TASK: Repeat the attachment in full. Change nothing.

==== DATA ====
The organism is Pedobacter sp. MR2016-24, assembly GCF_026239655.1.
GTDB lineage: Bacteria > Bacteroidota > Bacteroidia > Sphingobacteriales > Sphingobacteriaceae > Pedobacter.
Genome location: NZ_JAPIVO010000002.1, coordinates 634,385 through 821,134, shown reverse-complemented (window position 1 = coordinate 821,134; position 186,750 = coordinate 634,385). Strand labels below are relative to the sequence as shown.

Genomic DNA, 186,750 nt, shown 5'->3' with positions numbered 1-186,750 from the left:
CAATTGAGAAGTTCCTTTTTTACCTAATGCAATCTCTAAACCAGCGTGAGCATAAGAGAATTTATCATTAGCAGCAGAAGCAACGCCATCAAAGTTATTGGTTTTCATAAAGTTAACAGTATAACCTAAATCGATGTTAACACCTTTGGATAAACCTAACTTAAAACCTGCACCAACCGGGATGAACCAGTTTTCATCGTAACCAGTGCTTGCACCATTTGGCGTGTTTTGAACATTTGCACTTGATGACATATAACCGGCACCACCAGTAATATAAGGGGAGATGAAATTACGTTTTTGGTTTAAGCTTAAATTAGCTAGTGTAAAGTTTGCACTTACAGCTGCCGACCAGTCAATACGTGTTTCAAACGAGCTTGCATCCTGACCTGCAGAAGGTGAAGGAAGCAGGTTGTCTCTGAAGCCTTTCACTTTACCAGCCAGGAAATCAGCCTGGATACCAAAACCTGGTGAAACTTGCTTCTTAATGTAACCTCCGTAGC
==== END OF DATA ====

The organism is Pedobacter sp. MR2016-24, assembly GCF_026239655.1.
GTDB lineage: Bacteria > Bacteroidota > Bacteroidia > Sphingobacteriales > Sphingobacteriaceae > Pedobacter.
Genome location: NZ_JAPIVO010000002.1, coordinates 634,385 through 821,134, shown reverse-complemented (window position 1 = coordinate 821,134; position 186,750 = coordinate 634,385). Strand labels below are relative to the sequence as shown.

Genomic DNA, 186,750 nt, shown 5'->3' with positions numbered 1-186,750 from the left:
CAATTGAGAAGTTCCTTTTTTACCTAATGCAATCTCTAAACCAGCGTGAGCATAAGAGAATTTATCATTAGCAGCAGAAGCAACGCCATCAAAGTTATTGGTTTTCATAAAGTTAACAGTATAACCTAAATCGATGTTAACACCTTTGGATAAACCTAACTTAAAACCTGCACCAACCGGGATGAACCAGTTTTCATCGTAACCAGTGCTTGCACCATTTGGCGTGTTTTGAACATTTGCACTTGATGACATATAACCGGCACCACCAGTAATATAAGGGGAGATGAAATTACGTTTTTGGTTTAAGCTTAAATTAGCTAGTGTAAAGTTTGCACTTACAGCTGCCGACCAGTCAATACGTGTTTCAAACGAGCTTGCATCCTGACCTGCAGAAGGTGAAGGAAGCAGGTTGTCTCTGAAGCCTTTCACTTTACCAGCCAGGAAATCAGCCTGGATACCAAAACCTGGTGAAACTTGCTTCTTAATGTAACCTCCGTAGC